The background to the naming of Merchant Navy pacifics such as our 21c11 / 35011 can be read here, for the history of the General Steam Navigation Company whose name and flag we bear, read on...
In 1821, a group of London businessmen including W J Hall and T Brockelbank formed a syndicate to develop steamship services. Their first steamer was the James Watt which inaugurated their London to Leith service in 1821. Also running at that time, between London and Margate, was Brockelbank’s own Eagle, the first in a long line of Thames paddle steamers to bear this name.
In June, 1824, the group established a joint stock company for navigating by steam’. The General Steam Navigation Company was incorporated by an Act of Parliament.
Its founders intended to establish world-wide shipping links, and the company’s house flag therefore centred upon a globe, but in the end GSN’s operations rarely moved beyond the UK and near-Continental trades, and the Mediterranean. The company distinguished itself as the first British company operating a steamer service to foreign ports, and the earliest steam-ship undertaking on the Thames.
GSN was at first confined to the passenger business, most notably the London to Margate service which became immensely popular and for several years the annual number of passengers exceeded a million. It was not until the late 1820s that GSN applied to the government for permission to transport cargo.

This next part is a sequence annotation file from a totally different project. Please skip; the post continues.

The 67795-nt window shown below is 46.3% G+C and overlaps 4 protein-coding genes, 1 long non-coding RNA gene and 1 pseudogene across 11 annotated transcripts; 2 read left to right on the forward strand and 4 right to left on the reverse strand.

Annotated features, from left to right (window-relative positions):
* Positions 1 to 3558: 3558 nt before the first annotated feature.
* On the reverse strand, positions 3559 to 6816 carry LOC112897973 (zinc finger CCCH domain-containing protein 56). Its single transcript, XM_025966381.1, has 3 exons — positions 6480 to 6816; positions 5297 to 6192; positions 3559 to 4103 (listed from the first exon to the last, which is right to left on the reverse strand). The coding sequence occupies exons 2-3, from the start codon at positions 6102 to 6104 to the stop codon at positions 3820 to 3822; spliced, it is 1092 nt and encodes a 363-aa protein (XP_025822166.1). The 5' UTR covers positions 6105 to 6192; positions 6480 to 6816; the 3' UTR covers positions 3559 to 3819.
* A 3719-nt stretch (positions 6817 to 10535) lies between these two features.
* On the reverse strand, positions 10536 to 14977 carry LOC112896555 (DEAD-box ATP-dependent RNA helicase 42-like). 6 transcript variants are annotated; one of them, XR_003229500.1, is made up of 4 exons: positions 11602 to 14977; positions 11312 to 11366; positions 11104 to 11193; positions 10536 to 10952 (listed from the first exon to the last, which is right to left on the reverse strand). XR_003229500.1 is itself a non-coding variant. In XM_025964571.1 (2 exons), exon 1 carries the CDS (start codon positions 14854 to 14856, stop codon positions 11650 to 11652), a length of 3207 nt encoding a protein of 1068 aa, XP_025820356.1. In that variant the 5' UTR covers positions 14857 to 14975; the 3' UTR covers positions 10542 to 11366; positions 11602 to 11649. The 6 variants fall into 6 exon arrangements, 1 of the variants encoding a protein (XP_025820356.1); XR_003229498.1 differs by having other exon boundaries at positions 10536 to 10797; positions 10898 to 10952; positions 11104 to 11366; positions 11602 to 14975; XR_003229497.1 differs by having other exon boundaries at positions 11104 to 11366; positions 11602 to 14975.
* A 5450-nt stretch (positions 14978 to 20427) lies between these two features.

In addition to GSN's routes already in existence between London, Hull, Leith, services to Ipswich, Newcastle, Sunderland and Berwick were added. Before long, regular services were opened up between London, Hamburg, Rotterdam, Antwerp, Ostend, Calais, Boulogne, Lisbon and Gibraltar and from Brighton to Le Havre and Dieppe.
By August 1825, GSN possessed a fleet of 15 steamers. In 1836, GSN further expanded by acquiring the business of the London and Edinburgh Steam Packet Company, consisting of six steamships and at about the same time, the steamships of a rival Thames company, the Margate Steam Packet Company, were also purchased.
Following the First World War the successful GSN was owned by the majority of its shares by the Peninsular and Oriental Steam Navigation Company, although GSN continued to operate as a separate entity and made further acquisitions including Great Yarmouth Shipping Company, Moss Hutchison Line, New Medway Steam Packet Company and by 1958 Grand Union (Shipping).
At the start of the Second World War GSBN had approximately 45 ships, of which 10 were pleasure boats including for example Medway Queen. These were ideal as they could carry up to 2000 passengers at up to 21 knots. These, and some of the Company's cargo boats, saved around 10% of all those rescued from the French beaches at Dunkirk.
In the 1950s GSN extended its shipping services to Canadian waters and also acquired control of Silver City, as well as flying boat operators Aquila Airways, but these investments were neither successful nor long-lived.
By the mid 1960s GSN’s Thames excursion services had been closed. GSN became a leading player in two Anglo-European consortia, North Sea Ferries and Normandy Ferries, that evolved into P&O Ferries in October 1971, and its former operations became part of P&O European and Air Transport Division, the sea fleet being merged with Coast Lines operations as P&O Short Sea Shipping, soon to be rebranded P&O Ferries.